Feb 28, 2015. 10:36 AM | 1 Like Like |Link to Comment
  • GLD Bearish As Greece Kowtows To The European Commission [View article]
    Extend and pretend is all that we have so far and it is hard to see how that can be bullish for either Greece or Europe. Anybody who thinks that Greece will ever be able to repay its indebtedness is smoking stuff that is not generally available legally. And that indebtedness does not include the T2 balances held by Germany.
    Some time has been bought, but it is not clear to what end. In four months Greece cannot show much progress. So far, since the beginning of the crisis all Greece has been able to do is to increase its debt (as has the entire EU).

    As a separate matter, I would note that deflation would be good for gold. Why? Because deflation bankrupts debtors and bankrupt debtors will bring down the financial system as we know it.
    Feb 27, 2015. 05:42 PM | 4 Likes Like |Link to Comment
  • FOMC Deflation Interpretation Drives GLD Down [View article]
    You say that "Gold... serves as a hedge against inflation and instability" and I agree. When the worldwide debt bubble bursts, I can assure you that you will have a severe dose of instability. One of the things that could burst the bubble is rising interest rates. The problem is that most of the developed world - not to mention the less developed world - is struggling to service their debts at current interest rates.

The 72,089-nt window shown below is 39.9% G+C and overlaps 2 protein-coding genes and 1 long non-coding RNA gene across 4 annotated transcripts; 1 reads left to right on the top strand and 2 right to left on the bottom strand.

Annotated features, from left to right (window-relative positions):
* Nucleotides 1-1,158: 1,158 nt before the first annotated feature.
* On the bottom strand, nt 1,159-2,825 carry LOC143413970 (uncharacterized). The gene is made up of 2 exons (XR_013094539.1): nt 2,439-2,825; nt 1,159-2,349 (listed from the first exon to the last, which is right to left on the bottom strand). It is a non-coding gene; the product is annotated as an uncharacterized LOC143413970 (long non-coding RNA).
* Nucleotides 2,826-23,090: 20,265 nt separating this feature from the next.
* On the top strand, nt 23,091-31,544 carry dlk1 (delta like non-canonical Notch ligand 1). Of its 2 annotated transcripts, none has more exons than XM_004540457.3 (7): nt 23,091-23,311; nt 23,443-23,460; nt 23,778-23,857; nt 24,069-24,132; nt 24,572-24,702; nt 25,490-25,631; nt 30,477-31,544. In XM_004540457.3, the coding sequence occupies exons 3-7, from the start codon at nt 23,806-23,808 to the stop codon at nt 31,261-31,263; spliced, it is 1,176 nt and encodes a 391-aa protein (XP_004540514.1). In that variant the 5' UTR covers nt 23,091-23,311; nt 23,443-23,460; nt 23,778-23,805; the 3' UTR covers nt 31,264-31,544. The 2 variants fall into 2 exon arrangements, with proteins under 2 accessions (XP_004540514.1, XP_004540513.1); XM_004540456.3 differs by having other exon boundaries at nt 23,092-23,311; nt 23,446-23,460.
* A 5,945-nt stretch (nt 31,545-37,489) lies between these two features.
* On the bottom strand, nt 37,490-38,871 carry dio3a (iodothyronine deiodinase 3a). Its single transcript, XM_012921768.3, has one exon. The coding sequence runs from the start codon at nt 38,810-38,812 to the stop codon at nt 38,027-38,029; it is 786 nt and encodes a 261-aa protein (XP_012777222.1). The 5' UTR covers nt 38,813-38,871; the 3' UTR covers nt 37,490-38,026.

Defaulting debt will bring down the banks and as debt becomes suspect, gold will be the only remaining (liquid) safe haven.
    Feb 25, 2015. 04:48 PM | Likes Like |Link to Comment
  • Gold Slides As The Greenback Climbs [View article]
    I usually stop reading when I read that gold has no intrinsic value because that is simply not true. What is true is that it does not provide a stream of income, but you do not need to have a stream of income to have value, intrinsic or otherwise.
    Furthermore, gold is traded in a world market and simply looking at its value in dollars doesn't tell you much. If you look around the world there are a great many currencies in which it has been a most profitable investment. In addition, the Central Banks are increasing their gold holdings, suggesting that they see some intrinsic value in gold. Bottom line, Gold shines brightest when the value of paper obligations become suspect.
    Feb 15, 2015. 01:30 PM | 5 Likes Like |Link to Comment
  • Fed's Insistence On Transitory Disinflation Puts A Pause On The GLD Trade [View article]
    Gold has been rising and will continue to rise as a result of the appearance of deflation. This is the bit that most people don't understand because we haven't seen deflation for several generations. The key part of a deflation is defaulting debt which causes people to look for a safe haven that is not someone else's debt.